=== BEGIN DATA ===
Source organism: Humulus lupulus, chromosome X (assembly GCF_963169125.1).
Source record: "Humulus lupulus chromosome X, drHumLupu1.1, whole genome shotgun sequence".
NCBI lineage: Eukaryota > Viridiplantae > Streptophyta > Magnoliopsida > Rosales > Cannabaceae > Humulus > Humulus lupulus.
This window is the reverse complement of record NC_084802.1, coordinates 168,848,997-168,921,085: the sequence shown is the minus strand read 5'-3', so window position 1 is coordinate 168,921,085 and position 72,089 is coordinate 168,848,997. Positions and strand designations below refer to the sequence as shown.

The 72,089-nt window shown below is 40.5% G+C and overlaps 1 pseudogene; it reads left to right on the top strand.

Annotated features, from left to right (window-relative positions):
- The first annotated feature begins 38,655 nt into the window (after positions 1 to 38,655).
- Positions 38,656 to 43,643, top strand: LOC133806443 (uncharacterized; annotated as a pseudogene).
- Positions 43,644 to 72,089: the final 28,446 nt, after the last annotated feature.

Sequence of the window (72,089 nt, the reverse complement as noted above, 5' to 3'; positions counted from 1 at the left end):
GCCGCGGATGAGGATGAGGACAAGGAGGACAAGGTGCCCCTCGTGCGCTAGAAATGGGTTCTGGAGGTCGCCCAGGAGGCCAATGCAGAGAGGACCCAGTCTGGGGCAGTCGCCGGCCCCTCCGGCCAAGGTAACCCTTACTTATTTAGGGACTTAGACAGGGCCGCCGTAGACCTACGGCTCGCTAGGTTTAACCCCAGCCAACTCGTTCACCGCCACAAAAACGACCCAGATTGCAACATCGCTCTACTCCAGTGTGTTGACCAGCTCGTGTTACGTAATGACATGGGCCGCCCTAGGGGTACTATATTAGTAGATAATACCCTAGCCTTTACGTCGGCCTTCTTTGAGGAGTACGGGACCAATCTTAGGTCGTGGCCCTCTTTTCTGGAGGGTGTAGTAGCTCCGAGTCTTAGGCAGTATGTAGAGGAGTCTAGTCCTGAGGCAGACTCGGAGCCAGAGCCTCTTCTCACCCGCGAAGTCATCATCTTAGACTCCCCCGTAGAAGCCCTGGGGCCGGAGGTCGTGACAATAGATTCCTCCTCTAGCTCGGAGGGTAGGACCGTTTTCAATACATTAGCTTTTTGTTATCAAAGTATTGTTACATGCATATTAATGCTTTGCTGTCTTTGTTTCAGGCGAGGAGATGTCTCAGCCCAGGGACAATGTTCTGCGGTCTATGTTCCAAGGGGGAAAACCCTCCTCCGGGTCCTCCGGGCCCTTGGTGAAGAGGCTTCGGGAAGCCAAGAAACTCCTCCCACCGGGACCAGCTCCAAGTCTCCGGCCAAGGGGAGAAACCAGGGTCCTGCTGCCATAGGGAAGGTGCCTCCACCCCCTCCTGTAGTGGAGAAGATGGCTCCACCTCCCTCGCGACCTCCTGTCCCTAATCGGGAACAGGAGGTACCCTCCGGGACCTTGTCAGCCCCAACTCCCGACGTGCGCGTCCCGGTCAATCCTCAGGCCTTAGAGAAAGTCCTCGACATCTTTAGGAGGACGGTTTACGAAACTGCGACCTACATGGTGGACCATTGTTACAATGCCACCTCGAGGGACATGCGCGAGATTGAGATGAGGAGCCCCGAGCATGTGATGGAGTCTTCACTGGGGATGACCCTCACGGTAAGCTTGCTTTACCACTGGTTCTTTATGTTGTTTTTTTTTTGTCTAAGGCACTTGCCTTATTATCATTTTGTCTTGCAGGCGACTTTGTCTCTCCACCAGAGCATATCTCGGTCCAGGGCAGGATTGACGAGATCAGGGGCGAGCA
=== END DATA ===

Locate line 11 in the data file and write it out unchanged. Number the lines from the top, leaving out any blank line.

GCCGCGGATGAGGATGAGGACAAGGAGGACAAGGTGCCCCTCGTGCGCTAGAAATGGGTTCTGGAGGTCGCCCAGGAGGCCAATGCAGAGAGGACCCAGTCTGGGGCAGTCGCCGGCCCCTCCGGCCAAGGTAACCCTTACTTATTTAGGGACTTAGACAGGGCCGCCGTAGACCTACGGCTCGCTAGGTTTAACCCCAGCCAACTCGTTCACCGCCACAAAAACGACCCAGATTGCAACATCGCTCTACTCCAGTGTGTTGACCAGCTCGTGTTACGTAATGACATGGGCCGCCCTAGGGGTACTATATTAGTAGATAATACCCTAGCCTTTACGTCGGCCTTCTTTGAGGAGTACGGGACCAATCTTAGGTCGTGGCCCTCTTTTCTGGAGGGTGTAGTAGCTCCGAGTCTTAGGCAGTATGTAGAGGAGTCTAGTCCTGAGGCAGACTCGGAGCCAGAGCCTCTTCTCACCCGCGAAGTCATCATCTTAGACTCCCCCGTAGAAGCCCTGGGGCCGGAGGTCGTGACAATAGATTCCTCCTCTAGCTCGGAGGGTAGGACCGTTTTCAATACATTAGCTTTTTGTTATCAAAGTATTGTTACATGCATATTAATGCTTTGCTGTCTTTGTTTCAGGCGAGGAGATGTCTCAGCCCAGGGACAATGTTCTGCGGTCTATGTTCCAAGGGGGAAAACCCTCCTCCGGGTCCTCCGGGCCCTTGGTGAAGAGGCTTCGGGAAGCCAAGAAACTCCTCCCACCGGGACCAGCTCCAAGTCTCCGGCCAAGGGGAGAAACCAGGGTCCTGCTGCCATAGGGAAGGTGCCTCCACCCCCTCCTGTAGTGGAGAAGATGGCTCCACCTCCCTCGCGACCTCCTGTCCCTAATCGGGAACAGGAGGTACCCTCCGGGACCTTGTCAGCCCCAACTCCCGACGTGCGCGTCCCGGTCAATCCTCAGGCCTTAGAGAAAGTCCTCGACATCTTTAGGAGGACGGTTTACGAAACTGCGACCTACATGGTGGACCATTGTTACAATGCCACCTCGAGGGACATGCGCGAGATTGAGATGAGGAGCCCCGAGCATGTGATGGAGTCTTCACTGGGGATGACCCTCACGGTAAGCTTGCTTTACCACTGGTTCTTTATGTTGTTTTTTTTTTGTCTAAGGCACTTGCCTTATTATCATTTTGTCTTGCAGGCGACTTTGTCTCTCCACCAGAGCATATCTCGGTCCAGGGCAGGATTGACGAGATCAGGGGCGAGCA